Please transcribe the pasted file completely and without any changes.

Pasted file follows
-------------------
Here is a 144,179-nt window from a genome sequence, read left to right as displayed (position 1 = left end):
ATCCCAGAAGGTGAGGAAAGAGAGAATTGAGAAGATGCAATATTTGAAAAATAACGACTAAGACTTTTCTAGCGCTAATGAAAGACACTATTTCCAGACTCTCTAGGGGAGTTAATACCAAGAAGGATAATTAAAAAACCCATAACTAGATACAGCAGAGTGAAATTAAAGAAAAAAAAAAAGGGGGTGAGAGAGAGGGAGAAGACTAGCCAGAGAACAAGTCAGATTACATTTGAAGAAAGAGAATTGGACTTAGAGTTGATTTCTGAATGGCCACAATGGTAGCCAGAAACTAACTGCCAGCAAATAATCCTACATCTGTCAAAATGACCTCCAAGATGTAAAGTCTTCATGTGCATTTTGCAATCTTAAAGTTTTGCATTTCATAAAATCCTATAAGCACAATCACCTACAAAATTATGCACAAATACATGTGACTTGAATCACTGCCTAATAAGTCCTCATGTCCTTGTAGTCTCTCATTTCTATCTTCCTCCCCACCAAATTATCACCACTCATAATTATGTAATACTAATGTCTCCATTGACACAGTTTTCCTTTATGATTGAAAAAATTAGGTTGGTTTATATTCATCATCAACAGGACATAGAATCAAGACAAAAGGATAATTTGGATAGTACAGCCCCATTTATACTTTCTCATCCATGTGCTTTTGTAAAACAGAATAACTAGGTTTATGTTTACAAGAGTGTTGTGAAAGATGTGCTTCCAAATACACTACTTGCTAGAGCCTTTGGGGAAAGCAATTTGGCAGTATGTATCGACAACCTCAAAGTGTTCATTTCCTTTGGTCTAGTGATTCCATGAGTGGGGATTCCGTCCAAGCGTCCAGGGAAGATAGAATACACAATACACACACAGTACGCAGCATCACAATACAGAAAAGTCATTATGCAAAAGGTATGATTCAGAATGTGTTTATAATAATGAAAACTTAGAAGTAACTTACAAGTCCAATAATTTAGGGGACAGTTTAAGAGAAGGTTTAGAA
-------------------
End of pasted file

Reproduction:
Here is a 144,179-nt window from a genome sequence, read left to right as displayed (position 1 = left end):
ATCCCAGAAGGTGAGGAAAGAGAGAATTGAGAAGATGCAATATTTGAAAAATAACGACTAAGACTTTTCTAGCGCTAATGAAAGACACTATTTCCAGACTCTCTAGGGGAGTTAATACCAAGAAGGATAATTAAAAAACCCATAACTAGATACAGCAGAGTGAAATTAAAGAAAAAAAAAAAGGGGGTGAGAGAGAGGGAGAAGACTAGCCAGAGAACAAGTCAGATTACATTTGAAGAAAGAGAATTGGACTTAGAGTTGATTTCTGAATGGCCACAATGGTAGCCAGAAACTAACTGCCAGCAAATAATCCTACATCTGTCAAAATGACCTCCAAGATGTAAAGTCTTCATGTGCATTTTGCAATCTTAAAGTTTTGCATTTCATAAAATCCTATAAGCACAATCACCTACAAAATTATGCACAAATACATGTGACTTGAATCACTGCCTAATAAGTCCTCATGTCCTTGTAGTCTCTCATTTCTATCTTCCTCCCCACCAAATTATCACCACTCATAATTATGTAATACTAATGTCTCCATTGACACAGTTTTCCTTTATGATTGAAAAAATTAGGTTGGTTTATATTCATCATCAACAGGACATAGAATCAAGACAAAAGGATAATTTGGATAGTACAGCCCCATTTATACTTTCTCATCCATGTGCTTTTGTAAAACAGAATAACTAGGTTTATGTTTACAAGAGTGTTGTGAAAGATGTGCTTCCAAATACACTACTTGCTAGAGCCTTTGGGGAAAGCAATTTGGCAGTATGTATCGACAACCTCAAAGTGTTCATTTCCTTTGGTCTAGTGATTCCATGAGTGGGGATTCCGTCCAAGCGTCCAGGGAAGATAGAATACACAATACACACACAGTACGCAGCATCACAATACAGAAAAGTCATTATGCAAAAGGTATGATTCAGAATGTGTTTATAATAATGAAAACTTAGAAGTAACTTACAAGTCCAATAATTTAGGGGACAGTTTAAGAGAAGGTTTAGAA